It provides a set of symbols to represent the pronunciation of Polish in Wikipedia articles, and example words that illustrate the sounds that correspond to them. Integrity must be maintained between the key and the transcriptions that link here; do not change any symbol or value without establishing
consensus on the
talk page first.
devoiced to [p,t,k,f,s,ʂ,ɕ,t͡ʂ,t͡ɕ] respectively at the ends of words and in clusters ending in any unvoiced obstruents. Voiceless obstruents are voiced (/x/ becoming [
ɣ, etc.) in clusters ending in any voiced obstruent except /v/ and /ʐ/ (when spelled with rz), which are then themselves devoiced.
abcdefghijThe letter ⟨i⟩, when it is followed by a vowel, represents a pronunciation like a ⟨j⟩ or a "soft" pronunciation of the preceding consonant (so pies is pronounced as if it were spelt *pjes). It has the same effect as an
acute accent on alveolar consonants (⟨s⟩, ⟨z⟩, ⟨c⟩, ⟨dz⟩, ⟨n⟩) so się, cios and niania are pronounced as if they were spelt *śę, *ćos, *ńańa. A following ⟨i⟩ also softens consonants when it is itself pronounced as a vowel: zima, ci and dzisiaj are pronounced as if they were spelled *źima, *ći, *dźiśaj.
abcdefPolish makes a distinction between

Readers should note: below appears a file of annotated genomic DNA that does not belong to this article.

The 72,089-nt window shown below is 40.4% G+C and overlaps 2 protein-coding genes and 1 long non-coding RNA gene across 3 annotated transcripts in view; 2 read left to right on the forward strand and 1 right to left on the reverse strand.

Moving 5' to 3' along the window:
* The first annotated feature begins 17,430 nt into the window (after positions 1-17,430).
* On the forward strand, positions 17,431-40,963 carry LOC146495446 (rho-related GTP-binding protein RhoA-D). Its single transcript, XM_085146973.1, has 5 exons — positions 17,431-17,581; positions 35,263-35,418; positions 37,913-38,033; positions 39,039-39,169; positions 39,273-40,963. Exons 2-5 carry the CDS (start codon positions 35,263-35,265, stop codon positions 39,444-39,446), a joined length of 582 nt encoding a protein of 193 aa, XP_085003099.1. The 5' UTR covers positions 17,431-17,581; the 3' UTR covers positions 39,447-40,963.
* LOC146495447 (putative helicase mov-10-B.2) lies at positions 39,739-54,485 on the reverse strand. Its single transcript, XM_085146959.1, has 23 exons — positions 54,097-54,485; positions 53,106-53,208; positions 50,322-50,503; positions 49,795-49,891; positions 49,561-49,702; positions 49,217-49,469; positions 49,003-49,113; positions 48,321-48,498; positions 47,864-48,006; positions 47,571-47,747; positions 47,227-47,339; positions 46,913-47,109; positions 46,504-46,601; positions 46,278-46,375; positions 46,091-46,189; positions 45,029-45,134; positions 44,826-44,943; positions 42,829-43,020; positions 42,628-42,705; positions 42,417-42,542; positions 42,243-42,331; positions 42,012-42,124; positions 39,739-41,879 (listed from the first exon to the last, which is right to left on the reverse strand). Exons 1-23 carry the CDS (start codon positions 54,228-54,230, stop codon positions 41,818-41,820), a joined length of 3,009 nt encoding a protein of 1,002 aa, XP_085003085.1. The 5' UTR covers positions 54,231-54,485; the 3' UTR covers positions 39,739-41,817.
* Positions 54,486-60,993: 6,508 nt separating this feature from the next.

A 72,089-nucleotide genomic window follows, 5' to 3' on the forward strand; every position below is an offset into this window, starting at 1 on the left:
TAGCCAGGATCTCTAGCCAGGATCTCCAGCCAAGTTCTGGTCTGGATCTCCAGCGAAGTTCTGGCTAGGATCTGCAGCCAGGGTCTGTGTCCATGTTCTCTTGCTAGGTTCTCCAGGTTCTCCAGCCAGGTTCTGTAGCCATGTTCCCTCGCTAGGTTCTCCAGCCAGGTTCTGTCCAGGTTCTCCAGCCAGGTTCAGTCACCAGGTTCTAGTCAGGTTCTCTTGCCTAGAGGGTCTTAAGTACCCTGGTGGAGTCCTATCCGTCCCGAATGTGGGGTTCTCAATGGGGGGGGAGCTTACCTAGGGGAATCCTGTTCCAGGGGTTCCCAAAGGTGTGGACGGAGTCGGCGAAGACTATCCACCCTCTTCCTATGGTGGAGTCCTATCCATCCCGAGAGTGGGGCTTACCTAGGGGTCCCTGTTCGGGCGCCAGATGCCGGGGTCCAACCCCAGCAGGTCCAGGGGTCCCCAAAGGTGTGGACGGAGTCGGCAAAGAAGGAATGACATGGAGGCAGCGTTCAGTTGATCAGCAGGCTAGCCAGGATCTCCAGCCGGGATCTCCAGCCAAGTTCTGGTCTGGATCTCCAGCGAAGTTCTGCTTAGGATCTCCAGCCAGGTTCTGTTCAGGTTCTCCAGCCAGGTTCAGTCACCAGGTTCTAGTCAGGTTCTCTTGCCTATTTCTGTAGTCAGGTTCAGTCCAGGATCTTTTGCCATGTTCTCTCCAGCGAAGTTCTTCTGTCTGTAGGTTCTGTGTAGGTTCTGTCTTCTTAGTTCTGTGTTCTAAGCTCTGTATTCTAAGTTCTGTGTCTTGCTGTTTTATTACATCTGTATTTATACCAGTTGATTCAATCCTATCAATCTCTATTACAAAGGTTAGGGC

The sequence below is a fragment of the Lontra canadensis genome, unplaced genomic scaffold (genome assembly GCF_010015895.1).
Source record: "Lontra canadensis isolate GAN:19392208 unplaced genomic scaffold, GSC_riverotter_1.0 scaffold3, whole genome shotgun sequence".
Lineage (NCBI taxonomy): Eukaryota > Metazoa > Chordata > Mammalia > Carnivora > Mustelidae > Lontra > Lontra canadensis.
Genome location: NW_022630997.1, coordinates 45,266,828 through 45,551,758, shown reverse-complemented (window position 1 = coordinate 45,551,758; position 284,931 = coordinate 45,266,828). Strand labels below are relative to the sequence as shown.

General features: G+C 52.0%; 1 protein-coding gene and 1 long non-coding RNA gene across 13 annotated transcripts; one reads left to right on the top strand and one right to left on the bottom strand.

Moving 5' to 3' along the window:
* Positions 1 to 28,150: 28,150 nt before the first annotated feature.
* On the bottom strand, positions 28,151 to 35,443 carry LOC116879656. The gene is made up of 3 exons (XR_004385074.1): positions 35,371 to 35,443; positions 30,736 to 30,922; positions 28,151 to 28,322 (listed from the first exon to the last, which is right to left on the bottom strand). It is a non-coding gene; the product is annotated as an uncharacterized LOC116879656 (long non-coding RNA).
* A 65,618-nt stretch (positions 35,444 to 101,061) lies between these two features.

alveolo-palatal consonants, both of which sound roughly like the English postalveolars /ʃ,ʒ,tʃ,dʒ/. The retroflex sounds are pronounced "hard", with the tip of the tongue approaching the
alveolar ridge and the blade of the tongue somewhat lowered, and the alveolo-palatal sounds are "soft", realized with the middle of the tongue raised, adding a bit of an ⟨ee⟩ sound to them.
abcdefThe letters ⟨
ą⟩ and ⟨
ę⟩ represent the
nasal vowels/ɔ̃,ɛ̃/ except when they are followed by a
affricate, in which case they represent oral vowels /ɔ,ɛ/ followed by a
nasal consonanthomorganic with the following stop or affricate: kąt[ˈkɔnt], gęba[ˈɡɛmba], ręka[ˈrɛŋka], piszący[piˈʂɔnt͡sɨ], pieniądze[pjɛˈɲɔnd͡zɛ], pięć[ˈpjɛɲt͡ɕ], jęczy[ˈjɛnt͡ʂɨ] (as if spelled *kont, *gemba, *renka, *piszoncy, *pieńondze, *pieńć, *jenczy).
^Allophone of /n/ before a
velar/ɡ,k,x/ in some cases.